Richard Todd, who has just died at the age of 90, was one of my favourite actors. In a way I grew up with him, although he is 30 years my senior. When I was very young I was taken to see "The Dam Busters", and so he has become one of the faces I remember from my earliest years. I used to think he was not really an actor but had drifted into it after the war, but this is unfair. I realised just how good an actor he was when I saw the film, "A Man Called Peter" which is one of the best "religious" films I have ever seen. If you can, get the DVD.
The film is based on a true story - that of Rev. Peter Marshall, a Presbyterian minister who started in a humble, small-town congregation (I forget the name of the location in the U.S.) and then went on to become a well-known pastor in New York, eventually becoming Chaplain to the United States Senate. The film was based on a book written by the late Peter Marshall's wife, which became a best seller. I was so impressed with Todd's acting in this that I had the idea he must be a religious man. I found out that, if he was, he hardly ever said anything about it, and there was no proof that he was a practising Christian (although I would love to be proved wrong). He was born in Dublin, but I always thought he was a Scot since he often played Scottish characters and had a convincing accent.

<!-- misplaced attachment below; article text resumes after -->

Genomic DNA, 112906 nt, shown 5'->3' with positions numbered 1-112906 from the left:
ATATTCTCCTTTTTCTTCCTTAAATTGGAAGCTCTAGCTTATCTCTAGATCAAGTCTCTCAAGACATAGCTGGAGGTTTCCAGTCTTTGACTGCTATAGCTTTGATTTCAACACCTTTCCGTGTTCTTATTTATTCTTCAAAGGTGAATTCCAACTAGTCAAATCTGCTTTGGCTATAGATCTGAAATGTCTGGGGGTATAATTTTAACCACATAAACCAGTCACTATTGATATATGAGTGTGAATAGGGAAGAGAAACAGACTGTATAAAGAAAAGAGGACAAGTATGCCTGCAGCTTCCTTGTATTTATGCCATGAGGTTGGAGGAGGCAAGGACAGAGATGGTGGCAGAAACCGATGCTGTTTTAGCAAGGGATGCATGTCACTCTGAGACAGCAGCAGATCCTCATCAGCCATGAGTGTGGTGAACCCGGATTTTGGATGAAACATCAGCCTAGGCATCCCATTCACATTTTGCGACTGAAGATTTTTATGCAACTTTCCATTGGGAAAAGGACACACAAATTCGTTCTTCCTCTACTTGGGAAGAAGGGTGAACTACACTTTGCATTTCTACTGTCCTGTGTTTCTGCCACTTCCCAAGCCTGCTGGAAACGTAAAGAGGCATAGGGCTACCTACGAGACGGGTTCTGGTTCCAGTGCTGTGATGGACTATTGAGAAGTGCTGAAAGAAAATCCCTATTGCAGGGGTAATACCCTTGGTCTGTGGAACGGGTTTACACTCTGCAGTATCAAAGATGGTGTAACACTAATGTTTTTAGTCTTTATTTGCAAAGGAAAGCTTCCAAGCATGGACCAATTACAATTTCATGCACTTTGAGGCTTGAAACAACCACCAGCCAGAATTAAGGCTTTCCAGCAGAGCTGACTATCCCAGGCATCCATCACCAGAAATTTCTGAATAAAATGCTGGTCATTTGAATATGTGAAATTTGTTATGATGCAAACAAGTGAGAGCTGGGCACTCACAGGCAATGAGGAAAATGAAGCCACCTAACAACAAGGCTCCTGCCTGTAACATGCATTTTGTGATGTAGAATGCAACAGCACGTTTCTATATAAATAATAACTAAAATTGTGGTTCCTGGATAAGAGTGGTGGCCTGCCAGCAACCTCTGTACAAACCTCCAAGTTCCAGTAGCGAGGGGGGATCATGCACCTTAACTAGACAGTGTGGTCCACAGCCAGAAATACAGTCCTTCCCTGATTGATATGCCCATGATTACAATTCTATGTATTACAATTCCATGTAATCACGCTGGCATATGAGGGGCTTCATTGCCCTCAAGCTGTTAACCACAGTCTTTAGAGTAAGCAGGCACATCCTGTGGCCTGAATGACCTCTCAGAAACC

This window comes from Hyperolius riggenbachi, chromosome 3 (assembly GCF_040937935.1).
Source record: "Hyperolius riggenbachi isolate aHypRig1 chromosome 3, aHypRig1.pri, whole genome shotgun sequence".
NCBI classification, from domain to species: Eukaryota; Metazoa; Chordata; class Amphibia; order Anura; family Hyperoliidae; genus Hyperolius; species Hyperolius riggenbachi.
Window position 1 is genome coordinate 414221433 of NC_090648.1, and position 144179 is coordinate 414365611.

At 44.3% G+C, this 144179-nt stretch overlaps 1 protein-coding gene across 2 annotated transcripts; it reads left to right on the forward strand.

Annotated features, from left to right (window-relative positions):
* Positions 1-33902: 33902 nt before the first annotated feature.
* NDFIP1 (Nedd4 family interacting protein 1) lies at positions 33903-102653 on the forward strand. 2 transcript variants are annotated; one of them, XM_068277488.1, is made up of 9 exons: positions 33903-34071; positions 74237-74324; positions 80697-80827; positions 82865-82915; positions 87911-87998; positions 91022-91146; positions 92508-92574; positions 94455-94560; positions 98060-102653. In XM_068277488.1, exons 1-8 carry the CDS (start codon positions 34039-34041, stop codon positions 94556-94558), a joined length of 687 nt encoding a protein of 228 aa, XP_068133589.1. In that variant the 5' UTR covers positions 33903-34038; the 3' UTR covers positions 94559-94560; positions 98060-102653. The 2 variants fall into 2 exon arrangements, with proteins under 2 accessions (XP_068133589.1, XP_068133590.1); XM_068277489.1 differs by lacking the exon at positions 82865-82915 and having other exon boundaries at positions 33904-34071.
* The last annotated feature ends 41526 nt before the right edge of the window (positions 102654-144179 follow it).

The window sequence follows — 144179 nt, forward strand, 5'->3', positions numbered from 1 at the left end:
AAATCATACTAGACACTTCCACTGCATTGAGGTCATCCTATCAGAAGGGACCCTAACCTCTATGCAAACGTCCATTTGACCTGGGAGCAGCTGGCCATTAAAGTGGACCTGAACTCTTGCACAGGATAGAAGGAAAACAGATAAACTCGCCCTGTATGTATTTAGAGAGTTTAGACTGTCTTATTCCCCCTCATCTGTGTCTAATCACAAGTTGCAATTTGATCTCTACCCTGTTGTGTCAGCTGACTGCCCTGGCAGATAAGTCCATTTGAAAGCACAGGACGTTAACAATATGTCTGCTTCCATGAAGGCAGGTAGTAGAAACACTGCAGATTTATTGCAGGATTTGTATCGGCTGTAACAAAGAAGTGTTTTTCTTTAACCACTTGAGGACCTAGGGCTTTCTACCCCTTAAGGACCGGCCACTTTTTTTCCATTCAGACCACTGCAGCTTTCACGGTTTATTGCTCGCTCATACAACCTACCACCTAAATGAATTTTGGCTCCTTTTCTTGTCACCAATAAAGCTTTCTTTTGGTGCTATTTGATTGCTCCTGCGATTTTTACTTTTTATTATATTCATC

Since seeing that film, I have looked out for others. Some have not been so good, but others have been excellent, and I am thinking of a British "Film noir" called, "Never Give In" which also has Peter Sellers in a cracking dramatic role. Todd was much better than many people knew - and perhaps better than he knew himself. I know he was a courageous man (a war hero) and suffered a lot in his life (two of his children committed suicide!). Much of his work was not only good, but uplifting, and I'm sure his portrayal of Peter Marshall has had a profound effect on some people.